Obrázky stránek



(“Irish Melodies.")

"Tis believed that this harp which I wake now for thee

Was a siren of old who sung under the sea;

And who often at eve through the bright billow roved

To meet on the green shore a youth whom she loved.

But she loved him in vain, for he left her to weep, And in tears all the night her gold ringlets to steep,

Till Heaven looked with pity on true love so


And changed to this soft harp the sea-maiden's form!

Still her bosom rose fair-still her cheek smiled

the same—

While her sea-beauties gracefully curled round the frame;

And her hair, shedding tear-drops from all its bright rings,

Fell over her white arm, to make the gold strings!

Hence it came that this soft harp so long hath been known

To mingle love's language with sorrow's sad tone; Till thou didst divide them, and teach the fond lay To be love when I'm near thee and grief when away!



(Lady Heron's Song.)

O, young Lochinvar is come out of the west, Through all the wide Border his steed was the


And save his good broadsword, he weapons had


He rode all unarın'd, and he rode all alone.

So faithful in love, and so dauntless in war,

There never was knight like the young Lochin


He staid not for brake, and he stopp'd not for stone,

He swam the Eske river where ford there was


But ere he alighted at Netherby gate,

The bride had consented, the gallant came late:

For a laggard in love, and a dastard in war, Was to wed the fair Ellen of brave Lochinvar.

So boldly he enter'd the Netherby Hall,

Among bride's-men, and kinsmen, and brothers, and all:

Then spoke the bride's father, his hand on his sword,

(For the poor craven bridegroom said never a word,)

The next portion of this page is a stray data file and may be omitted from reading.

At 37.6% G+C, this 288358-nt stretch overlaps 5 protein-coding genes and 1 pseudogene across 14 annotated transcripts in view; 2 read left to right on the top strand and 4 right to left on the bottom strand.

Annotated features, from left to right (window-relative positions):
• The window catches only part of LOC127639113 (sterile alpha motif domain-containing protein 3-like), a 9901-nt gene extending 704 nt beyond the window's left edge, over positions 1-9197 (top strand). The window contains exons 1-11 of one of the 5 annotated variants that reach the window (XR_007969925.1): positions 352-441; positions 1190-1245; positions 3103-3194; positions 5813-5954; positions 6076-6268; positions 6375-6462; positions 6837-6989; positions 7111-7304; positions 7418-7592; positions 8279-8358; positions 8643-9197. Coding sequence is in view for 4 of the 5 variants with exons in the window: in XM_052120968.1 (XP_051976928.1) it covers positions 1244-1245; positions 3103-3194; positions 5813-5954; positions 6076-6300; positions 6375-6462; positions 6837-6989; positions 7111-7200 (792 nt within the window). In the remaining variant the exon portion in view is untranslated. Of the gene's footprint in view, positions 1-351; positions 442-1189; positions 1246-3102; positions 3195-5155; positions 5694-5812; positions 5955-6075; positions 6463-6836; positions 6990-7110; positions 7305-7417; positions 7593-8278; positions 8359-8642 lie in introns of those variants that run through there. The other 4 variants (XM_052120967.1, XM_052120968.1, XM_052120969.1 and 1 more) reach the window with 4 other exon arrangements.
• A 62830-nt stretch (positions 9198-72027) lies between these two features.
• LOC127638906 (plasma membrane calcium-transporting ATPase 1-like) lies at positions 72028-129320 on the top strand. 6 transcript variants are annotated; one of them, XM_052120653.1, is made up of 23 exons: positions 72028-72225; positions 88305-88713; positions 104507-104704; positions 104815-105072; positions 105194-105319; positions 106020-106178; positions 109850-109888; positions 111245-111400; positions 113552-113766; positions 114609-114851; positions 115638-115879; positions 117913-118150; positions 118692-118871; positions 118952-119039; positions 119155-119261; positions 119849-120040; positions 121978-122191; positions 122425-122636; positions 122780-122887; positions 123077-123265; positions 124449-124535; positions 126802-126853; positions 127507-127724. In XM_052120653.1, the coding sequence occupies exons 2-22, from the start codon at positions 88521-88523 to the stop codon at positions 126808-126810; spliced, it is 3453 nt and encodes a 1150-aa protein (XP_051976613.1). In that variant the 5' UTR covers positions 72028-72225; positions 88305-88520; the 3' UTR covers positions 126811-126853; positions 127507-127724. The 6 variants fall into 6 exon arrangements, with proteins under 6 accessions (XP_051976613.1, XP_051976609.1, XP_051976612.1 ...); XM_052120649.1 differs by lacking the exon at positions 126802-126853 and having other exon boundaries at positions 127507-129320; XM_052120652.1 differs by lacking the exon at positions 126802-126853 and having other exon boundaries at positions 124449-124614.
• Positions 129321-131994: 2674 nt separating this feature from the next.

"O come ye in peace here, or come ye in war, Or to dance at our bridal, young Lord Lochinvar?"

"I long wooed your daughter, my suit you denied ;

Love swells like the Solway, but ebbs like its tide;

And now am I come, with this lost love of mine To lead but one measure, drink one cup of wine. There are maidens in Scotland more lovely by far, That would gladly be bride to the young Lochin


The bride kiss'd the goblet: the knight took it up, He quaff'd off the wine, and he threw down the


She look'd down to blush, and she look'd up to


With a smile on her lips, and a tear in her eye.

He took her soft hand, ere her mother could bar,

"Now tread we a measure!" said young Lochin


So stately his form, and so lovely her face,
That never a hall such a galliard did grace;
While her mother did fret, and her father did

And the bridegroom stood dangling his bonnet and plume;

And the bride-maidens whispered, ""Twere better by far,

To have match'd our fair cousin with young Lochinvar."

One touch to her hand, and one word in her ear, When they reach'd the hall-door, and the charger stood near;

So light to the croupe the fair lady he swung,
So light to the saddle before her he sprung!

"She is won! we are gone, over bank, bush, and


They'll have fleet steeds that follow," quoth young Lochinvar.

There was mounting 'mong Græmes of the Neth

erby clan;

Forsters, Fenwicks, and Musgraves, they rode and they ran:

There was racing and chasing, on Cannobie Lee,
But the lost bride of Netherby ne'er did they see.
So daring in love, and so dauntless in war,
Have ye e'er heard of gallant like young Lochin-


(A domestic legend of the reign of Queen Anne.)

"Hail, wedded love! mysterious tie!”

Thomson-or Somebody.



The Lady Jane was tall and slim,

The Lady Jane was fair,

And Sir Thomas, her lord, was stout of limb,

And his cough was short, and his eyes were dim, And he wore green "specs," with a tortoise-shell


And his hat was remarkably broad in the brim,

« PředchozíPokračovat »